Skip 
Navigation Link

1215 South Walnut Ave.
Demopolis, AL 36732 map map 

Access to Care: 334.289.2410

Health Policy & Advocacy
Resources
Basic InformationMore InformationLatest News
Bans on Texting While Behind the Wheel Making Roads SaferColorado Sees Spike in ER Visits After Pot Made LegalMajor Medical Groups Call for Soda TaxesCould the U.S. Mail Deliver Better Colon Cancer Screening Rates?Opioid Rxs Decreasing, But Not for All DoctorsAfter Chinese Infant Gene-Editing Scandal, U.S. Health Officials Join Call for a BanAre 'Inactive' Ingredients in Your Drugs Really So Harmless?Need to Be Vaccinated? Try Your Local PharmacyBystanders Key to Cutting Cardiac Arrest DeathsMany Black Americans Live in Trauma Care 'Deserts'FDA Issues Asbestos Warning About Some Claire's Cosmetic ProductsFDA to Crack Down on Retailers That Keep Selling Tobacco to KidsBlood Donation by Teen Girls May Raise Anemia RiskNurses' Long Hours, Moonlighting Could Pose Patient Safety RiskBerkeley's Efforts Suggest Soda Taxes Do Cut Soda SalesOpioid Overdose Deaths Quadruple, Centered in 8 StatesPayments for Research Can Lead to Lies: StudyFDA Aims to Strengthen Sunscreen RulesAre Primary Care Doctors Prepared to Discuss Cancer Treatment?FDA Fell Short in Preventing Fentanyl Abuse Crisis, Report ClaimsPrimary Care Doctors Help Boost Life Spans, But More Are NeededMore Car Crashes Tied to Drivers High on OpioidsPoor Whites Bear the Brunt of U.S. Opioid Crisis, Studies FindFDA to Tighten Oversight of SupplementsAs U.S. Measles Outbreaks Spread, Why Does 'Anti-Vax' Movement Persist?Even Brief EMS Delay Can Cost Lives After Car CrashHealth Tip: Know Your Family's Medical HistoryPatients With Primary Care Docs May Get Better Health CareBlood Donors Needed as Cold Weather Freezes U.S. SupplyAHA: Medical Experts 'Sound the Alarm' on Medical MisinformationWhite House Plan to Disclose Drug Prices May Not Drive Down Costs: StudyCan Artificial Intelligence Read X-Rays?Virtual Doctor Visits Get High Marks in New SurveyBig Pharma's Marketing to Docs Helped Trigger Opioid Crisis: StudyDisrupted Sleep Plagues Hospital Patients, But New Program Might HelpOpioid Prescriptions Almost Twice as Likely for Rural vs. Urban AmericansClimate Change Already Hurting Human Health, Review ShowsCalling All Blood Donors …Even Older Drugs Are Getting Steep Price Hikes, Study FindsAs Medical Marketing Soars, Is Regulation Needed?Radiation Doses From CT Scans Vary WidelyU.S. Leads Health Care Spending Among Richer Nations, But Gets LessIs Your State a Hotspot for Obesity-Linked Cancers?Health Tip: Choose the Right DoctorFDA Warns Companies on Dangerous, Unapproved Stem Cell TreatmentsMore U.S. Kids Dying From Guns, Car AccidentsRoad Rules on Smartphone Use Are Saving Bikers' Lives, TooAHA: Should Pacemakers, Defibrillators Be Recycled -- and Reused in Others?California Farm Tied to E. coli Outbreak Expands Recall Beyond Romaine LettuceHealth Tip: Use Medical Devices Safely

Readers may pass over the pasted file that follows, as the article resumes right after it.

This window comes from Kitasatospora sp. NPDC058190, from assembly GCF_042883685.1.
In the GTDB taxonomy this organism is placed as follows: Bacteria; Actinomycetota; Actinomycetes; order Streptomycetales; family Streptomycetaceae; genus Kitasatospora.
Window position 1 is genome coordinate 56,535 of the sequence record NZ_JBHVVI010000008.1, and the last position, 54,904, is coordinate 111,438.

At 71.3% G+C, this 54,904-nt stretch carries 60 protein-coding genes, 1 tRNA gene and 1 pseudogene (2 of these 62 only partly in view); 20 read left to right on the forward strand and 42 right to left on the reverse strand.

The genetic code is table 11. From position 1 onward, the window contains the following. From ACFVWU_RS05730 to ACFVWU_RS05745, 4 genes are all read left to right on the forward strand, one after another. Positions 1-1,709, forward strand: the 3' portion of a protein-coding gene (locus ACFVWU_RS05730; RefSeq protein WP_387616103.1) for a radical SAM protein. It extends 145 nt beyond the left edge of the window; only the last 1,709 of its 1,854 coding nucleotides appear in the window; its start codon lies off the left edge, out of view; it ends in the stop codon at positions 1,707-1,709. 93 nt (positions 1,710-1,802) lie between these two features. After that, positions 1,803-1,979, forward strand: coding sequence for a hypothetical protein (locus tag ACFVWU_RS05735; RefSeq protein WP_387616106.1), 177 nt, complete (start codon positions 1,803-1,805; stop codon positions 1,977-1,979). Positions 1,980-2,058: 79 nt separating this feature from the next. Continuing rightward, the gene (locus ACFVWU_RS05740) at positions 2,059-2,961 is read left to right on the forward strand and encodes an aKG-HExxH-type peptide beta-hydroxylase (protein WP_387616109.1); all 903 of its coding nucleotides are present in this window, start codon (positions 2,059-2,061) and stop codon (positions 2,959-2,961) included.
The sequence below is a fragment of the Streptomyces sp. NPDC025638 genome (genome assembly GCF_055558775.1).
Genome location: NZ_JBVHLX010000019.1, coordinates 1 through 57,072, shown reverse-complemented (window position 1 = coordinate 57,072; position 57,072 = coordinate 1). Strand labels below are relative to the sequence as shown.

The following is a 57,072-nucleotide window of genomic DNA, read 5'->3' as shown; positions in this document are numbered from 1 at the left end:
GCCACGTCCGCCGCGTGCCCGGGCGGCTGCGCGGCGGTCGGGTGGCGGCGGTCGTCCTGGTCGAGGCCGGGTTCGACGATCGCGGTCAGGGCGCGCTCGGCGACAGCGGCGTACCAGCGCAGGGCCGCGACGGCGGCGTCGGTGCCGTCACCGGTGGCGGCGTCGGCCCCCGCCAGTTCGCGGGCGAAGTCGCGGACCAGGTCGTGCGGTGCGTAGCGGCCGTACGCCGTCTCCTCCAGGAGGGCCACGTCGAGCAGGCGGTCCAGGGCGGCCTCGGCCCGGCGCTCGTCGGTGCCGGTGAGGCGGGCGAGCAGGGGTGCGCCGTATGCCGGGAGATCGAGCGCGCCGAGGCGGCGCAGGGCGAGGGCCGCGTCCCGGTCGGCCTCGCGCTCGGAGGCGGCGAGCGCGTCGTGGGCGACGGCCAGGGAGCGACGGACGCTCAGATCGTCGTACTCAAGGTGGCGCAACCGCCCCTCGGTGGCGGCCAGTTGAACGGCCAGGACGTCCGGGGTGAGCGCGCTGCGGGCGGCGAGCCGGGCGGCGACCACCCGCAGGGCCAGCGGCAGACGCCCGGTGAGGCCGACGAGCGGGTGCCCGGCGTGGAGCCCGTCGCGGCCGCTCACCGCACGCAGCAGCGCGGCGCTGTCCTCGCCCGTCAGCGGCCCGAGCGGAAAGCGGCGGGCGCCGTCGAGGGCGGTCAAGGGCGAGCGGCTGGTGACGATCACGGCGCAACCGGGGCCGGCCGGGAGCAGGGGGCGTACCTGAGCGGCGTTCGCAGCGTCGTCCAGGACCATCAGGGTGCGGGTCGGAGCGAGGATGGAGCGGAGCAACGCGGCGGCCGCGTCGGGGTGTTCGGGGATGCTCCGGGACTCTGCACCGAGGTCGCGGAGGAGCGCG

Questions and AnswersVideosLinksBook Reviews
Related Topics

Health Insurance
Healthcare

Drug Studies in Children Often Go Unfinished: Study

HealthDay News
by -- Robert Preidt
Updated: Nov 19th 2018

new article illustration

MONDAY, Nov. 19, 2018 (HealthDay News) -- Drug approvals for adults often require future studies in children, but many of these studies are never completed, a new analysis finds.

"More than 50 percent of all drugs approved by the FDA lack information on how to safely and effectively use the drug in children," said study author Dr. Florence Bourgeois, from the Pediatric Therapeutics and Regulatory Science Initiative at Boston Children's Hospital.

Her team examined 114 new drugs or new uses for drugs that were approved by the U.S. Food and Drug Administration between 2007 and 2014. In all, a total of 222 postmarketing studies in children were required for these approvals.

But only 34 percent of those studies had been completed by December 2017. Of those completed, only 45 percent had results reported in a journal.

At the time of FDA approval, only 16 percent of the drugs approved with postmarketing child studies had any information on child-related efficacy, safety or dosing on their labels. This rose to only 41 percent after an average follow-up of seven years.

"As a clinician, I was struck early on by how little evidence we often have to guide medication use in children. Although the FDA has an established process to ensure medicines are safe and effective in adults, this has historically been lacking for children," Bourgeois said in a hospital news release.

"Unfortunately, we are still seeing long delays between the approval of a drug and the availability of pediatric information. This perpetuates off-label drug use that may be unsafe or ineffective," she said.

Additional FDA oversight and use of enforcement tools are needed to ensure follow-up studies are completed, the researchers said.

The study was published Nov. 19 in the journal JAMA Pediatrics.

More information

The U.S. Food and Drug Administration has more on postmarketing clinical trials.